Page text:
Author Archives: Ainsley

The world within

Imagination can run riot when investigating the microscopic anatomy of algae.

A rather beautiful alga from Western Australia (Cryptonemia species) looks relatively ordinary from the outside—but, when tissues are squashed, expelling the unusual internal cells, a new world of cell shapes is revealed under the microscope.

Cryptonemia sp A99478 habit

Cryptonemia sp A99478 ganglionic cells

What does the image of the large central cell remind you of? It is, in fact, of a ganglioid cell, unique to some members of the family Halymeniaceae. It gets its name because of the resemblance to the shape of a type of nerve cell found in animals, but as far as we know, doesn’t transmit impulses along its long arms as happens with animal ganglionic cells. In fact, the scientific literature is silent on its function.

A similarly unusual cell type from the Kallymeniaceae is the stellate cell.

Kallymenia rubra A35870 habit

Kallymenia rubra A35870 stellate cell

It comes from inside membranous blades, in a similar position to that of ganglioid cells of the Halymeniaceae, and has short, radiating arms. Again, nothing is definitive about its function.

For more information about the genera with these cell types look at our Algae Revealed series.

Contributed by State Herbarium Honorary Research Associate Bob Baldock.

State Herbarium open days 2017

As in previous years, the State Herbarium of South Australia will be open to the public as part of South Australia’s History Festival, this year on the weekend of 27 & 28 May 2017. The heritage-listed 1909 Tram Barn A was once part of a complex housing the Adelaide tram fleet. Now the State Herbarium, it houses over one million plant specimens instead. See some of the first plants collected in the state on Matthew Flinders’ voyage and learn how all these dried specimens are critical to the effective preservation of living plants.

Read more about Tram Barn A (pdf) and the over one million plant specimens (pdf) in booklets published by the institution.

Guided walking tours will be available on both 27 & 28 May at 11am & 1pm (duration 45–60 minutes, maximum 15 persons per tour).

Bookings are essential — via Eventbrite

Please subscribe to the State Herbarium’s blog to find out more about its activites, events and publications.

Roses and chocolates

Alyogyne hakeifolia (Desert Rose)

We have a botanical theme for celebrating Valentines Day this year in Adelaide which includes extended opening hours for both the Botanic Gardens in Adelaide and Mount Lofty, open until 8 pm. There are also a range of special events including ‘Love Notes’ and pop-ups around the gardens for romantic trysts in Adelaide.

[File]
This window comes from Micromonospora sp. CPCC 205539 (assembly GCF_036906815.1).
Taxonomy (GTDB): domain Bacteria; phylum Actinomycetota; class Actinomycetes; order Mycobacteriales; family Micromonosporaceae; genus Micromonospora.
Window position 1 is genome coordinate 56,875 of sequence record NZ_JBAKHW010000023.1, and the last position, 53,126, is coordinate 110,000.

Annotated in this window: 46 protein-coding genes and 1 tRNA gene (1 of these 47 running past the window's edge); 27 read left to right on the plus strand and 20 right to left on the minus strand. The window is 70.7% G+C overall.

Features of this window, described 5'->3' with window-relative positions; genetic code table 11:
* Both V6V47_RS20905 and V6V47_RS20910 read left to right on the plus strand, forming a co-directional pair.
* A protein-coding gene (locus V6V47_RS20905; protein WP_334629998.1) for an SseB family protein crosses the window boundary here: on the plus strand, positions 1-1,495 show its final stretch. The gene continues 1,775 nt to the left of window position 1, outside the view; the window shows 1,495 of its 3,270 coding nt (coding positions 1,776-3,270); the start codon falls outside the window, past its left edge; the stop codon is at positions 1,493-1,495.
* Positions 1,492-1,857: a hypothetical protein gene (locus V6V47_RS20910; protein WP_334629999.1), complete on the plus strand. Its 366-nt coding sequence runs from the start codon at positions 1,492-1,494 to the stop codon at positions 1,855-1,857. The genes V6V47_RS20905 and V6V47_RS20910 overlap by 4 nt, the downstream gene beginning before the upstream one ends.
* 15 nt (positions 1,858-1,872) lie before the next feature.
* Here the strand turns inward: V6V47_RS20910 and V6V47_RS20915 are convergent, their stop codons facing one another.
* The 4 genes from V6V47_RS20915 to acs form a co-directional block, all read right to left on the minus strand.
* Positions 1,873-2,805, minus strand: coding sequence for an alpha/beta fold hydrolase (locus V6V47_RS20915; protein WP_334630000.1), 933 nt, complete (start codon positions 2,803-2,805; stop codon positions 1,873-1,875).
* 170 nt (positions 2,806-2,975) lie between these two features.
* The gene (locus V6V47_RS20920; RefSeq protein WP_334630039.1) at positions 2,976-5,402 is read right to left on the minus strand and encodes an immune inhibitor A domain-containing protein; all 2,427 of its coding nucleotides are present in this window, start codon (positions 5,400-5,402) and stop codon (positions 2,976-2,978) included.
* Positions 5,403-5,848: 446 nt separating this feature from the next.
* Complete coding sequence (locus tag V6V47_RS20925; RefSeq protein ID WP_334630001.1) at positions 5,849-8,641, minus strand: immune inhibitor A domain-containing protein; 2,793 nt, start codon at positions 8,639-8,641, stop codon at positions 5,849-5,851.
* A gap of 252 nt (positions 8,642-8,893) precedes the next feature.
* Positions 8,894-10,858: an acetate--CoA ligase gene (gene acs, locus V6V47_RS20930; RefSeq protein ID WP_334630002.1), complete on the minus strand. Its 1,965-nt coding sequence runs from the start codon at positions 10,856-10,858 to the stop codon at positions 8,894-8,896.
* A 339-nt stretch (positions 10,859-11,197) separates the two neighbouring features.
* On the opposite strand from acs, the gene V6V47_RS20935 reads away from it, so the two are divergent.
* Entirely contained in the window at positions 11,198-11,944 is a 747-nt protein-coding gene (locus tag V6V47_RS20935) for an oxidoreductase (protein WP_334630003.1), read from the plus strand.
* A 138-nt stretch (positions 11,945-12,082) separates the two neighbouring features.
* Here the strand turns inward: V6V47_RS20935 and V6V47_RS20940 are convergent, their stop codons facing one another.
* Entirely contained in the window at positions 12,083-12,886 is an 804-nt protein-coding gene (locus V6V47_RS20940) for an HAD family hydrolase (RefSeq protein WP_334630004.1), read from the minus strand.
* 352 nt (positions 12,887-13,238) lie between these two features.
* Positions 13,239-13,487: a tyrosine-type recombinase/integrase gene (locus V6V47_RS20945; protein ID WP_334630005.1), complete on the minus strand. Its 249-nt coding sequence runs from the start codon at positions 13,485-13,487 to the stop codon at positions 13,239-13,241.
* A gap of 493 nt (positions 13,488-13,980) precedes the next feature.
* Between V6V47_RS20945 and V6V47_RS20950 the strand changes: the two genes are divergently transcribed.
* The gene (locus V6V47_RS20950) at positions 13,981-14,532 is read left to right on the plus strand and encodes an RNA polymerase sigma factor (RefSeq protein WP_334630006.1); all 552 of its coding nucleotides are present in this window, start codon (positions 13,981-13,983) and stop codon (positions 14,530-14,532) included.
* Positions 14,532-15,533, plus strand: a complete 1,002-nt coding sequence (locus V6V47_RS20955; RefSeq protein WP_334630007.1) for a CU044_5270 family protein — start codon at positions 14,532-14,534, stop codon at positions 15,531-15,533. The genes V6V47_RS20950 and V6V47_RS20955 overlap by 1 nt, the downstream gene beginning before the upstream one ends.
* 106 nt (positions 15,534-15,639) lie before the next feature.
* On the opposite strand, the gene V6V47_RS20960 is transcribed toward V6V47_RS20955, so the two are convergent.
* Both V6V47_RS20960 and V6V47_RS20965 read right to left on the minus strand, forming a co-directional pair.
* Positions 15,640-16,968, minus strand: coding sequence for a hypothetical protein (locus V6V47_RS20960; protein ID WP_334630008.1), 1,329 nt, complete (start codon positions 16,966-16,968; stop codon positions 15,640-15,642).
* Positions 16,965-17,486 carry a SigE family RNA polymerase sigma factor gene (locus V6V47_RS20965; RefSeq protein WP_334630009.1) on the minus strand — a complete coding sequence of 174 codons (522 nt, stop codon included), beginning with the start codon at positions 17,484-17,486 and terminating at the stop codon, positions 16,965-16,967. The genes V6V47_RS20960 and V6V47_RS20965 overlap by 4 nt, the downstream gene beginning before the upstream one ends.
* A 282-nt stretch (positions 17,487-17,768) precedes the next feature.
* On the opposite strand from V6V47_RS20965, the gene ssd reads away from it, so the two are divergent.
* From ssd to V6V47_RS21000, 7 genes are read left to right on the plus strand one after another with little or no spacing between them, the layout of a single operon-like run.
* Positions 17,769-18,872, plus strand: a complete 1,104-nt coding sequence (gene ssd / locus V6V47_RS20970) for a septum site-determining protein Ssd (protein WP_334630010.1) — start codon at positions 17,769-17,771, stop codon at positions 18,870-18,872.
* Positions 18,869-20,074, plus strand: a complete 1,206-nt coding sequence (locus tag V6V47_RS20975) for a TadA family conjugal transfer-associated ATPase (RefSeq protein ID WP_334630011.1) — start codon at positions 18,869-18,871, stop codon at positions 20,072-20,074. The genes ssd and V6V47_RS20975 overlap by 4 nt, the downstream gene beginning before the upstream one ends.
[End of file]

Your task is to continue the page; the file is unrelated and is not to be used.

Arthropodium strictum (Chocolate Lily)

The State Herbarium is geeking out by selecting two native South Australian plants to celebrate Valentine’s Day — Alyogyne hakeifolia (Giord.) Alef. and Arthropodium strictum R.Br. Common names of these two species include Desert Rose and Chocolate Lily. The Australian endemic Alyogyne is closely related to the rose mallows (Hibiscus) and the flowers of Arthropodium gets its common name from having a scent reminiscent of chocolate or vanilla. We have photographed a couple of our herbarium specimens to share these plants with you.

Happy Valentines Day!

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Fungal Identification Workshop, 2016

HPV3724The State Herbarium of South Australia is happy to be hosting another Fungal Identification Workshop—being run by Pam Catcheside on 17 May 2016. This will be a one day workshop with a strictly limited number of places.

The workshop is designed for those who may be involved in the collection, identification and documentation of fungi or who might encounter fungi in the course of their work or research.

There are only a few places remaining, so if you’re interested in attending please apply via the online registration form soon, we will contact you by email as soon as places have been allocated.

Botany 2016—symposium details

IMG_2819On 14–15 April, 2016 a special symposium to celebrate the Past, Present and Future of Botanical Research associated with the State Herbarium of South Australia will be held as a part of the SA NRM Science Conference. Following the symposium, a special issue of the then, newly renamed journal Swainsona will be published containing short review papers of many of these presentations.

Botany 2016 — Past, present and future

Convenor: Michelle Waycott, Chief Botanist, State Herbarium of South Australia

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